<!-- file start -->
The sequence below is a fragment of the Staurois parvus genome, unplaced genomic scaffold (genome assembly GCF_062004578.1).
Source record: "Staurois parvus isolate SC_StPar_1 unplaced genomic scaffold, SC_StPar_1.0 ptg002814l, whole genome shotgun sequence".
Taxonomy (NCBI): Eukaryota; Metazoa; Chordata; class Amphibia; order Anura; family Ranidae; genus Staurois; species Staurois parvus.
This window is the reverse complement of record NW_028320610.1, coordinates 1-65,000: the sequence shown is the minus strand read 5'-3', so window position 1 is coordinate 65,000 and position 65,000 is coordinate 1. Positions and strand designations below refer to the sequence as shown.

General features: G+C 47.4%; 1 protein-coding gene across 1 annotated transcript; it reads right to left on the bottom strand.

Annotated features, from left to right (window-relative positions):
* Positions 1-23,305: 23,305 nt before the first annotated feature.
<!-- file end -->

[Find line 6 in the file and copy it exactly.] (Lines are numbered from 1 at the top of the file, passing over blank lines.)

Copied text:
Annotated features, from left to right (window-relative positions):